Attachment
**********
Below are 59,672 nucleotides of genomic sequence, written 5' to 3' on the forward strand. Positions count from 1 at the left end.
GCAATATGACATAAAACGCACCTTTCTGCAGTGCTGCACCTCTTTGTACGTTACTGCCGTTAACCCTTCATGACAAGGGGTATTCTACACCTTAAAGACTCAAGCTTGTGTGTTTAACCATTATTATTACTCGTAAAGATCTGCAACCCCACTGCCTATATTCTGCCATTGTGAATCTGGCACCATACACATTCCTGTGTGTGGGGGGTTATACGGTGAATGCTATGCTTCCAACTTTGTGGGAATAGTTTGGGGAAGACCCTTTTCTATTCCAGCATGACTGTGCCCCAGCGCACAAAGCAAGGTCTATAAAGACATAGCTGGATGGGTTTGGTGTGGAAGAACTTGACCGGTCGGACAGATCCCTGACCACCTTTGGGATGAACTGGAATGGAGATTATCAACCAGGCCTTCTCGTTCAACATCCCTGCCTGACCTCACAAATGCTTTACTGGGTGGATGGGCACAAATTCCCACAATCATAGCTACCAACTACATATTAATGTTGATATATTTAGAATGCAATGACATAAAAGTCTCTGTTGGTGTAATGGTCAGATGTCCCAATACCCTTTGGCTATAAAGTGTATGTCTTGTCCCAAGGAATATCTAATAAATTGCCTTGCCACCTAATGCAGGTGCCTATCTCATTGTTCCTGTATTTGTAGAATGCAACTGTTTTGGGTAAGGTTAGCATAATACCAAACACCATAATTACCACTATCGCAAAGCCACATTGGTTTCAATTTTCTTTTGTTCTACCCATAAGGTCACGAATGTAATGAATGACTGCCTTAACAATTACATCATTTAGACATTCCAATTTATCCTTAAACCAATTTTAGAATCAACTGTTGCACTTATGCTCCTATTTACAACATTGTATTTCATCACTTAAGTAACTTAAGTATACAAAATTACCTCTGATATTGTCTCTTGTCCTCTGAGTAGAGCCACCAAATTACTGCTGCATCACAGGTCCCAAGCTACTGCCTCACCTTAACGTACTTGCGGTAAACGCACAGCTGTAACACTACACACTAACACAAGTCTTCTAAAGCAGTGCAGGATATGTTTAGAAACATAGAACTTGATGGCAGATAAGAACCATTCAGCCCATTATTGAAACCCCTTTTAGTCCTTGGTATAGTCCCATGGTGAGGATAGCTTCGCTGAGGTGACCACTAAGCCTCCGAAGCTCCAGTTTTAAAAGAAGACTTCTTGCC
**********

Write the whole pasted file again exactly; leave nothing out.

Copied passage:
Below are 59,672 nucleotides of genomic sequence, written 5' to 3' on the forward strand. Positions count from 1 at the left end.
GCAATATGACATAAAACGCACCTTTCTGCAGTGCTGCACCTCTTTGTACGTTACTGCCGTTAACCCTTCATGACAAGGGGTATTCTACACCTTAAAGACTCAAGCTTGTGTGTTTAACCATTATTATTACTCGTAAAGATCTGCAACCCCACTGCCTATATTCTGCCATTGTGAATCTGGCACCATACACATTCCTGTGTGTGGGGGGTTATACGGTGAATGCTATGCTTCCAACTTTGTGGGAATAGTTTGGGGAAGACCCTTTTCTATTCCAGCATGACTGTGCCCCAGCGCACAAAGCAAGGTCTATAAAGACATAGCTGGATGGGTTTGGTGTGGAAGAACTTGACCGGTCGGACAGATCCCTGACCACCTTTGGGATGAACTGGAATGGAGATTATCAACCAGGCCTTCTCGTTCAACATCCCTGCCTGACCTCACAAATGCTTTACTGGGTGGATGGGCACAAATTCCCACAATCATAGCTACCAACTACATATTAATGTTGATATATTTAGAATGCAATGACATAAAAGTCTCTGTTGGTGTAATGGTCAGATGTCCCAATACCCTTTGGCTATAAAGTGTATGTCTTGTCCCAAGGAATATCTAATAAATTGCCTTGCCACCTAATGCAGGTGCCTATCTCATTGTTCCTGTATTTGTAGAATGCAACTGTTTTGGGTAAGGTTAGCATAATACCAAACACCATAATTACCACTATCGCAAAGCCACATTGGTTTCAATTTTCTTTTGTTCTACCCATAAGGTCACGAATGTAATGAATGACTGCCTTAACAATTACATCATTTAGACATTCCAATTTATCCTTAAACCAATTTTAGAATCAACTGTTGCACTTATGCTCCTATTTACAACATTGTATTTCATCACTTAAGTAACTTAAGTATACAAAATTACCTCTGATATTGTCTCTTGTCCTCTGAGTAGAGCCACCAAATTACTGCTGCATCACAGGTCCCAAGCTACTGCCTCACCTTAACGTACTTGCGGTAAACGCACAGCTGTAACACTACACACTAACACAAGTCTTCTAAAGCAGTGCAGGATATGTTTAGAAACATAGAACTTGATGGCAGATAAGAACCATTCAGCCCATTATTGAAACCCCTTTTAGTCCTTGGTATAGTCCCATGGTGAGGATAGCTTCGCTGAGGTGACCACTAAGCCTCCGAAGCTCCAGTTTTAAAAGAAGACTTCTTGCC